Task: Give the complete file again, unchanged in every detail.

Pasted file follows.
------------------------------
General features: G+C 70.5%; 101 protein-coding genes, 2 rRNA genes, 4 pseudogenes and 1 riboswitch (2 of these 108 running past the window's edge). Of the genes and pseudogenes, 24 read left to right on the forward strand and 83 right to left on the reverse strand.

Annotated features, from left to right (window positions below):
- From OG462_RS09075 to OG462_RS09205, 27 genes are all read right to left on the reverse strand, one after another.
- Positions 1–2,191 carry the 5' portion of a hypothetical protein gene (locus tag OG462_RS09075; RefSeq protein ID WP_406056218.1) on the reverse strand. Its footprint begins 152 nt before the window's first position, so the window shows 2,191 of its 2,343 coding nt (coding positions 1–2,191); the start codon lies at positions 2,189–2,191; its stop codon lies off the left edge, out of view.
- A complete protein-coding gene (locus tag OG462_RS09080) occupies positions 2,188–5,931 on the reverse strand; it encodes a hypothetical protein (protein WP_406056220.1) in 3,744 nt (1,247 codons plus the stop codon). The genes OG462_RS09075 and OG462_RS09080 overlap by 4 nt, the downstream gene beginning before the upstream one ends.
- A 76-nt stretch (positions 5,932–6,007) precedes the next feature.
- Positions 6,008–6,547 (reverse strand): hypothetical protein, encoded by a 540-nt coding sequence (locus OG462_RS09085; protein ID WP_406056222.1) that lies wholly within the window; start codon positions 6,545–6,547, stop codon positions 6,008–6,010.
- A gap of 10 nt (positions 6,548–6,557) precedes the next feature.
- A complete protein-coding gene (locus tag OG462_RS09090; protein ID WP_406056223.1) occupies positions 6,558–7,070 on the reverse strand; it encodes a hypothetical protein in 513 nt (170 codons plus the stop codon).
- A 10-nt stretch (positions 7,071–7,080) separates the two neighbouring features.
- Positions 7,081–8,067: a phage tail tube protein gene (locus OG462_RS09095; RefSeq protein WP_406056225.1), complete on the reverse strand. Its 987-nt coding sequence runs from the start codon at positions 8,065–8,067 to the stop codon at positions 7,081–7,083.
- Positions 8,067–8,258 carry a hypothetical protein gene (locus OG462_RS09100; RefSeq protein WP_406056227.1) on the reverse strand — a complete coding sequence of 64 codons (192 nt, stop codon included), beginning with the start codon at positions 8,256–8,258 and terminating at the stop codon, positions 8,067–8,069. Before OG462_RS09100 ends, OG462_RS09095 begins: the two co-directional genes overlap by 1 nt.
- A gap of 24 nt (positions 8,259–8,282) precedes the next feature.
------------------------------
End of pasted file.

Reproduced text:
General features: G+C 70.5%; 101 protein-coding genes, 2 rRNA genes, 4 pseudogenes and 1 riboswitch (2 of these 108 running past the window's edge). Of the genes and pseudogenes, 24 read left to right on the forward strand and 83 right to left on the reverse strand.

Annotated features, from left to right (window positions below):
- From OG462_RS09075 to OG462_RS09205, 27 genes are all read right to left on the reverse strand, one after another.
- Positions 1–2,191 carry the 5' portion of a hypothetical protein gene (locus tag OG462_RS09075; RefSeq protein ID WP_406056218.1) on the reverse strand. Its footprint begins 152 nt before the window's first position, so the window shows 2,191 of its 2,343 coding nt (coding positions 1–2,191); the start codon lies at positions 2,189–2,191; its stop codon lies off the left edge, out of view.
- A complete protein-coding gene (locus tag OG462_RS09080) occupies positions 2,188–5,931 on the reverse strand; it encodes a hypothetical protein (protein WP_406056220.1) in 3,744 nt (1,247 codons plus the stop codon). The genes OG462_RS09075 and OG462_RS09080 overlap by 4 nt, the downstream gene beginning before the upstream one ends.
- A 76-nt stretch (positions 5,932–6,007) precedes the next feature.
- Positions 6,008–6,547 (reverse strand): hypothetical protein, encoded by a 540-nt coding sequence (locus OG462_RS09085; protein ID WP_406056222.1) that lies wholly within the window; start codon positions 6,545–6,547, stop codon positions 6,008–6,010.
- A gap of 10 nt (positions 6,548–6,557) precedes the next feature.
- A complete protein-coding gene (locus tag OG462_RS09090; protein ID WP_406056223.1) occupies positions 6,558–7,070 on the reverse strand; it encodes a hypothetical protein in 513 nt (170 codons plus the stop codon).
- A 10-nt stretch (positions 7,071–7,080) separates the two neighbouring features.
- Positions 7,081–8,067: a phage tail tube protein gene (locus OG462_RS09095; RefSeq protein WP_406056225.1), complete on the reverse strand. Its 987-nt coding sequence runs from the start codon at positions 8,065–8,067 to the stop codon at positions 7,081–7,083.
- Positions 8,067–8,258 carry a hypothetical protein gene (locus OG462_RS09100; RefSeq protein WP_406056227.1) on the reverse strand — a complete coding sequence of 64 codons (192 nt, stop codon included), beginning with the start codon at positions 8,256–8,258 and terminating at the stop codon, positions 8,067–8,069. Before OG462_RS09100 ends, OG462_RS09095 begins: the two co-directional genes overlap by 1 nt.
- A gap of 24 nt (positions 8,259–8,282) precedes the next feature.